Problem Solving

Problem Solving

Problem Solving is a group of information that the agent will use to decide what to do. The basic components of a problem definition are the states and actions:

  • The initial state that the agent knows itself to be in.
  • The set of possible actions accessible to the agent. The term operator is used to indicate the explanation of an action in terms of which state will be reached by acting in a specific state. (An alternate formulation uses a successor function S.
  • Given a particular state x, S(x) returns the set of states reachable from x by any single action.)
  • Operator and Successor function define the state space of the problem, the set of all states nearby from the initial state by an order of actions.
  • A route in the state space is simply an order of actions primary from one state to another. The goal test, which the agent can put on to a single state description to decide if it is a goal state.
  • A route cost function is a function that assigns a cost to a route.

The initial state, operator set, goal test, and route cost function define a problem.

The performance measure of Problem solving

The efficiency of a search can be measured in at least three ways.

  • First, does it has a solution at the end?
  • Second, is its solution to maximize the performance (one with a low route cost)?
  • Third, what is the search cost related to the time and memory required to find a solution?

The total cost of the search is the sum of the route cost and the search cost. a route with minimum cost will be followed.


General Search Algorithm

  • function GENERAL-SEARCH(problem, strategy) returns a solution, or failure, initialize the search tree using the initial state of the problem.
  • loop do
  • if there are no candidates for expansion then return failure, choose a leaf node for expansion according to strategy
  • if the node contains a goal state then return the corresponding solution
  • else expand the node and add the resultant nodes to the search tree
  • End

Some examples of problem-solving agents are vacuum cleaner, 8-Puzzle, robot navigation.

This article presents two uninformed search strategies that do not take into account the location of the goal. Spontaneously, these algorithms ignore where they are going until they find a goal and report success.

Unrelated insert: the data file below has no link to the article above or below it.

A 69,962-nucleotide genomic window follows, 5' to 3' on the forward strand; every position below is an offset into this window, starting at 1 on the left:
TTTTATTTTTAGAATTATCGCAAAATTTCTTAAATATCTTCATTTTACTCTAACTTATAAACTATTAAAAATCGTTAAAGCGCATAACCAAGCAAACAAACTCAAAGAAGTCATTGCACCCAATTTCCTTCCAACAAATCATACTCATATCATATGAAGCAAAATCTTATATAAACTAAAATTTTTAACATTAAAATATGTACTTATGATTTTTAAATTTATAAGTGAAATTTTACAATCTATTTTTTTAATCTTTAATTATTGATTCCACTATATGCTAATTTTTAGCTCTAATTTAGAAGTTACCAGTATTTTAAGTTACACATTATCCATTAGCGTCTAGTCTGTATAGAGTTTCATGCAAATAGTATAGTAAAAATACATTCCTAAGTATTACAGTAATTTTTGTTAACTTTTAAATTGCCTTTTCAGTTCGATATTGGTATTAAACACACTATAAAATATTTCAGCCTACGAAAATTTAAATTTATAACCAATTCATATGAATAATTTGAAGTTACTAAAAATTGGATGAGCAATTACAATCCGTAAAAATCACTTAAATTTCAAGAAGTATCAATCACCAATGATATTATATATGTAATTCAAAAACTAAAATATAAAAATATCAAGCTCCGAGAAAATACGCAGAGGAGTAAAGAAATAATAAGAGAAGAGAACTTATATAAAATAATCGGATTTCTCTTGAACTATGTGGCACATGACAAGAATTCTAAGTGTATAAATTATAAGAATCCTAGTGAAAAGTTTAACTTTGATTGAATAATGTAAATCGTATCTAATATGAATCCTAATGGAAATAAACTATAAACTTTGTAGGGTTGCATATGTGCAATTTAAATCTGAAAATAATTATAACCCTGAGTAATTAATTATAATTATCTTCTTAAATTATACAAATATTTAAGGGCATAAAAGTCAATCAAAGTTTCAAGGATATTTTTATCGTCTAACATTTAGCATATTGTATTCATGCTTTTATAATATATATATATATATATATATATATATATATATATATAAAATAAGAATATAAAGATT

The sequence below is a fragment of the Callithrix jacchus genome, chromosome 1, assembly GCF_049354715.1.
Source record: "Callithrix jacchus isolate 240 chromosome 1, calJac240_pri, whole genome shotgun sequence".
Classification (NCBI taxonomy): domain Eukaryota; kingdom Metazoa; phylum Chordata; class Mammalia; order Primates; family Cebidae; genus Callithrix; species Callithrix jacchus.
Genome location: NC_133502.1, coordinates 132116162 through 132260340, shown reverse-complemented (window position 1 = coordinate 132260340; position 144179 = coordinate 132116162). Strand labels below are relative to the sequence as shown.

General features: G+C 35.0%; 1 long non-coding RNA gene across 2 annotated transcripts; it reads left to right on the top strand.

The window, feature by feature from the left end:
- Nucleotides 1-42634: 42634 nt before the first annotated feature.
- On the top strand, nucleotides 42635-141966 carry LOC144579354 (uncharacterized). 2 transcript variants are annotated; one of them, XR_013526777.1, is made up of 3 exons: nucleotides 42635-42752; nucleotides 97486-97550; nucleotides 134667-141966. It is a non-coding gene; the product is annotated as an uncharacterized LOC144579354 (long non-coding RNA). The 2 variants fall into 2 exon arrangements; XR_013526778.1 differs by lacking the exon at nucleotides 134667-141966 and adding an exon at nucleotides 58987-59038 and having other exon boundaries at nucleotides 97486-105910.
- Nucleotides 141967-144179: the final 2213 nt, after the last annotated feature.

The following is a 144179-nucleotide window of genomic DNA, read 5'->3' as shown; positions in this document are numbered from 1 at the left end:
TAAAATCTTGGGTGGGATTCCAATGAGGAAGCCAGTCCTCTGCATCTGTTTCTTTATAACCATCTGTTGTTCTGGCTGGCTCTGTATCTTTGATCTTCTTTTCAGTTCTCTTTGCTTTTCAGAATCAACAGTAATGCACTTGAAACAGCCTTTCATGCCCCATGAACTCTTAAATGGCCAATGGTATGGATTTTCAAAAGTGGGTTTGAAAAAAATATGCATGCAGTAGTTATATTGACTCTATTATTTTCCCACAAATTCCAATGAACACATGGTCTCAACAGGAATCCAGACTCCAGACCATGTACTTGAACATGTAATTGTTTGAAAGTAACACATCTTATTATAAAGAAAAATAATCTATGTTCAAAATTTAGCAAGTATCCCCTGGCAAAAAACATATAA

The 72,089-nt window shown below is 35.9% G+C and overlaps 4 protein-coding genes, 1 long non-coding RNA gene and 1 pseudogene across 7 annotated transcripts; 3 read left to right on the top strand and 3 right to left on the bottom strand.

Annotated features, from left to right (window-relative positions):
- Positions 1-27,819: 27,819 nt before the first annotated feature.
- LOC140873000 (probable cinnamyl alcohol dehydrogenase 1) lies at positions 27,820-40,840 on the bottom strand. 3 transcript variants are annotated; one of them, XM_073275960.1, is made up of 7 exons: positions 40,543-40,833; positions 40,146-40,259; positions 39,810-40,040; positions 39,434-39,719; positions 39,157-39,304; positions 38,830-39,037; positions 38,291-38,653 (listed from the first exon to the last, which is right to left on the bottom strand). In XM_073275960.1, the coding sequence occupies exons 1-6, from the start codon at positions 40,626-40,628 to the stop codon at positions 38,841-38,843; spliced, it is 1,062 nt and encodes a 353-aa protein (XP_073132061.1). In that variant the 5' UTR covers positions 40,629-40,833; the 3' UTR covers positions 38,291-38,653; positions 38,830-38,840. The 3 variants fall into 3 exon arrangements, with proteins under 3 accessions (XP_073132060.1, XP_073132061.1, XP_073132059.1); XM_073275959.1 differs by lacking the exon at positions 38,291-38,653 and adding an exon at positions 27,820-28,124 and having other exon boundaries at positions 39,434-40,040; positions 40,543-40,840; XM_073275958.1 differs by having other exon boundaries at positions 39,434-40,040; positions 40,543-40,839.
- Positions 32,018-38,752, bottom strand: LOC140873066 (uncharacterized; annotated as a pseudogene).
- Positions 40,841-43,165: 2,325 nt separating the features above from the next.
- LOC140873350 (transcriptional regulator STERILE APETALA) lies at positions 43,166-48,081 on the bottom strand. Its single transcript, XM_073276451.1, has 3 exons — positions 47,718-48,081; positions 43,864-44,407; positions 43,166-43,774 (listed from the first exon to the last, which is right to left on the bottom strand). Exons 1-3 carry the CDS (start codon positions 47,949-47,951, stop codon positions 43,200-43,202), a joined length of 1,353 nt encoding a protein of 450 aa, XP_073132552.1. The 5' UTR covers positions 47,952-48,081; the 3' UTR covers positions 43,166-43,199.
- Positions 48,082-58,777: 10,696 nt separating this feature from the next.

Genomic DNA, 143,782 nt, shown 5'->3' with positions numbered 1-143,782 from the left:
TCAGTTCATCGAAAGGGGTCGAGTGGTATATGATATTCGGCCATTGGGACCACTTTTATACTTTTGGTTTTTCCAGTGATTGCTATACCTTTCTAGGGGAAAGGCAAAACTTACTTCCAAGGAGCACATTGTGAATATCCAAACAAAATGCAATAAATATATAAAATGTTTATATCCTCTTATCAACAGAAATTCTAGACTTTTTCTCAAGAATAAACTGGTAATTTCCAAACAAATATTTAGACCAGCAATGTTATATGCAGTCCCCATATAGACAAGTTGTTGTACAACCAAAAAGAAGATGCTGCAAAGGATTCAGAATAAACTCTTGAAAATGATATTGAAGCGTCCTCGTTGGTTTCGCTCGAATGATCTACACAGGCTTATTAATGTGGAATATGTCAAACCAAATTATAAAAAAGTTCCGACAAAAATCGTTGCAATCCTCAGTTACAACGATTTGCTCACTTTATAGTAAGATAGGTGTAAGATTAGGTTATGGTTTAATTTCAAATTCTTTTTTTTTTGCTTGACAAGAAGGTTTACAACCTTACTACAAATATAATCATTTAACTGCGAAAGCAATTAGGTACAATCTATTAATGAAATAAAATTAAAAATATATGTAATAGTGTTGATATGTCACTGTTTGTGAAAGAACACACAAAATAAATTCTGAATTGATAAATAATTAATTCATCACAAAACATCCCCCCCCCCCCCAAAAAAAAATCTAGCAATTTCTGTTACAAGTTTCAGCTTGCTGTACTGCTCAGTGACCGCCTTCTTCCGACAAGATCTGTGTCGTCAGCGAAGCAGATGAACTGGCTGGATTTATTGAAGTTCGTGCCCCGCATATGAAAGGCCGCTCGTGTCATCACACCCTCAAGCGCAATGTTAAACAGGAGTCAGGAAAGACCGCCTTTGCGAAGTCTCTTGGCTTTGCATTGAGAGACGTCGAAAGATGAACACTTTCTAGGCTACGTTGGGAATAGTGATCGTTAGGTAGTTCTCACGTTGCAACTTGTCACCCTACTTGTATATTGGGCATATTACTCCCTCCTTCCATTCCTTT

• Depth-first search
  • Breadth-first search


Depth-First Search

The first strategy is a depth-first search. The depth-first search acts like a last-in-first-out stack.

The depth-first search every time expands one of the nodes at the deepest level of the tree. When the search hits a dead end (a non-goal node with no expansion) does the search go back and expand nodes at shallower levels.

The depth-first search has very modest memory requirements. it needs to store only a single route from the root to a leaf node, For a state space with branching factor b and maximum depth m, depth-first search requires storage of only bm nodes, whereas in Breadth-first it was bad.

  • Algorithm outline:
  • Always select from the OPEN the node with the greatest depth for expansion, and put all newly generated nodes into OPEN
  • OPEN is organized as LIFO (last-in, first-out) list.
  • Terminate if a node selected for expansion is a goal

The time complexity for depth-first search is O(bm).


exp. node OPEN list

            { S }

 S         { A B C }

A         { D E G B C}  

D         { E G B C }

E         { G B C }              

G         { BC }

problem solving

Solution route found is S A G <– this G has cost 10 Number of nodes expanded (including goal node) = 5

The drawback of a depth-first search is that it can get stuck going down the wrong route.


Breadth-first search

The next strategy is a breadth-first search. The root node is expanded first, then all the nodes created by the root node are expanded next, and then their beneficiaries, and so on.

 Algorithm outline:

  • Always select from the OPEN the node with the smallest depth for expansion, and put all newly generated nodes into OPEN
  • OPEN is organized as FIFO (first-in, first-out) list, I.e., a queue.
  • Terminate if a node selected for expansion is a goal


  • Complete
  • Optimal (i.e., admissible) if all operators have the same cost. Else, not best but finds a solution with shortest path length (shallowest solution).
  • Exponential time and space complexity, O(b^d) nodes will be generated, where d is the depth of the solution and b is the branching factor (i.e., number of children) at each node.

The memory requirements are a bigger issue for the breadth-first search than the execution time. BFS is suitable for problems with shallow solutions.

problem solving

exp. node  OPEN list

           { S }

S         { A B C }

A         { B C D E G }  

B         { C D E G G’ }

C         { D E G G’ G” }        

D         { E G G’ G” }  

E         { G G’ G” }    

G         { G’ G” }

Solution path found is S A G  <– this G also has cost 10 Number of nodes expanded (including goal node) = 7


Tugging Test


NCERT-NOTES Class 6 to 12.

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